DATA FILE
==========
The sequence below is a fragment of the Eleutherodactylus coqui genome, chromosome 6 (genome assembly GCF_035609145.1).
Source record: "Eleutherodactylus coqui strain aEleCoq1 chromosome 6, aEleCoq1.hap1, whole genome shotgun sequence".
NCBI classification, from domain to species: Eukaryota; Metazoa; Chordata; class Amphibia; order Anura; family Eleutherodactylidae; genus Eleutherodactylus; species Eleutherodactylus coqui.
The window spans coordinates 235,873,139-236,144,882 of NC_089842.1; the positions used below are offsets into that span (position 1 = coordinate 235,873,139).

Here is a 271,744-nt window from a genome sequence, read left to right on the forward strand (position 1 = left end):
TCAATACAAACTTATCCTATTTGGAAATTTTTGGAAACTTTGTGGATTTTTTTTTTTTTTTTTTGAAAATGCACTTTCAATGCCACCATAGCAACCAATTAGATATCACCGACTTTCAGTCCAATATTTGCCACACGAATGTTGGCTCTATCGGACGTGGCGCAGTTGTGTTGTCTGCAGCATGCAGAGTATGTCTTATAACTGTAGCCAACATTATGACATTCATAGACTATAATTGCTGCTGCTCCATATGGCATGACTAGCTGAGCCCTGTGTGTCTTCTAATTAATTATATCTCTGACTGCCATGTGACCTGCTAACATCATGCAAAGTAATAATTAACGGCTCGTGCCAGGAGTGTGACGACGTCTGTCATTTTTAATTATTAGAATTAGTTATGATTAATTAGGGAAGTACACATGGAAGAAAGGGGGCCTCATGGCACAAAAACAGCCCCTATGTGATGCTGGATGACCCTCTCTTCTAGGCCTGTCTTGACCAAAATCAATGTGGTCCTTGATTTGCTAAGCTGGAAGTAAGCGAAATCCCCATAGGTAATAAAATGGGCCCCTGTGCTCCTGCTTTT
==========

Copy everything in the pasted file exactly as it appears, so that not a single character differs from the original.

The sequence below is a fragment of the Eleutherodactylus coqui genome, chromosome 6 (genome assembly GCF_035609145.1).
Source record: "Eleutherodactylus coqui strain aEleCoq1 chromosome 6, aEleCoq1.hap1, whole genome shotgun sequence".
NCBI classification, from domain to species: Eukaryota; Metazoa; Chordata; class Amphibia; order Anura; family Eleutherodactylidae; genus Eleutherodactylus; species Eleutherodactylus coqui.
The window spans coordinates 235,873,139-236,144,882 of NC_089842.1; the positions used below are offsets into that span (position 1 = coordinate 235,873,139).

Here is a 271,744-nt window from a genome sequence, read left to right on the forward strand (position 1 = left end):
TCAATACAAACTTATCCTATTTGGAAATTTTTGGAAACTTTGTGGATTTTTTTTTTTTTTTTTTGAAAATGCACTTTCAATGCCACCATAGCAACCAATTAGATATCACCGACTTTCAGTCCAATATTTGCCACACGAATGTTGGCTCTATCGGACGTGGCGCAGTTGTGTTGTCTGCAGCATGCAGAGTATGTCTTATAACTGTAGCCAACATTATGACATTCATAGACTATAATTGCTGCTGCTCCATATGGCATGACTAGCTGAGCCCTGTGTGTCTTCTAATTAATTATATCTCTGACTGCCATGTGACCTGCTAACATCATGCAAAGTAATAATTAACGGCTCGTGCCAGGAGTGTGACGACGTCTGTCATTTTTAATTATTAGAATTAGTTATGATTAATTAGGGAAGTACACATGGAAGAAAGGGGGCCTCATGGCACAAAAACAGCCCCTATGTGATGCTGGATGACCCTCTCTTCTAGGCCTGTCTTGACCAAAATCAATGTGGTCCTTGATTTGCTAAGCTGGAAGTAAGCGAAATCCCCATAGGTAATAAAATGGGCCCCTGTGCTCCTGCTTTT